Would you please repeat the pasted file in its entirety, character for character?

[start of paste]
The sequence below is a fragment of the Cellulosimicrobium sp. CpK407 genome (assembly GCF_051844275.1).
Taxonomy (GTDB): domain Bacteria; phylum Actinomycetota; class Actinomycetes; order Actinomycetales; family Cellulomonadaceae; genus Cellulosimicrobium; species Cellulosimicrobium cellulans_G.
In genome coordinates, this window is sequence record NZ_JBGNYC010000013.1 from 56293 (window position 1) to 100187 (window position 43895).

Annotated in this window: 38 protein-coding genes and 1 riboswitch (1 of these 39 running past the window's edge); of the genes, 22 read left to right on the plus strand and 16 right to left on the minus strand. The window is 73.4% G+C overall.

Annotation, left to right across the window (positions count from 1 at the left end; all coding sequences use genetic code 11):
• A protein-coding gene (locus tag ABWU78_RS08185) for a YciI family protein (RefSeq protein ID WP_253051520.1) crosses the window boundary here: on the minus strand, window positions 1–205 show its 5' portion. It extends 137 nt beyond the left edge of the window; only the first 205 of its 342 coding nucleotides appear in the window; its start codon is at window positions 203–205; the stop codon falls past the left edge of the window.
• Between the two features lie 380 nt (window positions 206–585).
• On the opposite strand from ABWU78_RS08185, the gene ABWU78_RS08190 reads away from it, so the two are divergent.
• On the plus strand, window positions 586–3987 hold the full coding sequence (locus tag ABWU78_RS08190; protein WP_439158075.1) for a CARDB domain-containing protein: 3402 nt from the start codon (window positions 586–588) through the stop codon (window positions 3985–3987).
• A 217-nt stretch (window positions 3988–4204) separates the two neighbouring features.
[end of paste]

The sequence below is a fragment of the Cellulosimicrobium sp. CpK407 genome (assembly GCF_051844275.1).
Taxonomy (GTDB): domain Bacteria; phylum Actinomycetota; class Actinomycetes; order Actinomycetales; family Cellulomonadaceae; genus Cellulosimicrobium; species Cellulosimicrobium cellulans_G.
In genome coordinates, this window is sequence record NZ_JBGNYC010000013.1 from 56293 (window position 1) to 100187 (window position 43895).

Annotated in this window: 38 protein-coding genes and 1 riboswitch (1 of these 39 running past the window's edge); of the genes, 22 read left to right on the plus strand and 16 right to left on the minus strand. The window is 73.4% G+C overall.

Annotation, left to right across the window (positions count from 1 at the left end; all coding sequences use genetic code 11):
• A protein-coding gene (locus tag ABWU78_RS08185) for a YciI family protein (RefSeq protein ID WP_253051520.1) crosses the window boundary here: on the minus strand, window positions 1–205 show its 5' portion. It extends 137 nt beyond the left edge of the window; only the first 205 of its 342 coding nucleotides appear in the window; its start codon is at window positions 203–205; the stop codon falls past the left edge of the window.
• Between the two features lie 380 nt (window positions 206–585).
• On the opposite strand from ABWU78_RS08185, the gene ABWU78_RS08190 reads away from it, so the two are divergent.
• On the plus strand, window positions 586–3987 hold the full coding sequence (locus tag ABWU78_RS08190; protein WP_439158075.1) for a CARDB domain-containing protein: 3402 nt from the start codon (window positions 586–588) through the stop codon (window positions 3985–3987).
• A 217-nt stretch (window positions 3988–4204) separates the two neighbouring features.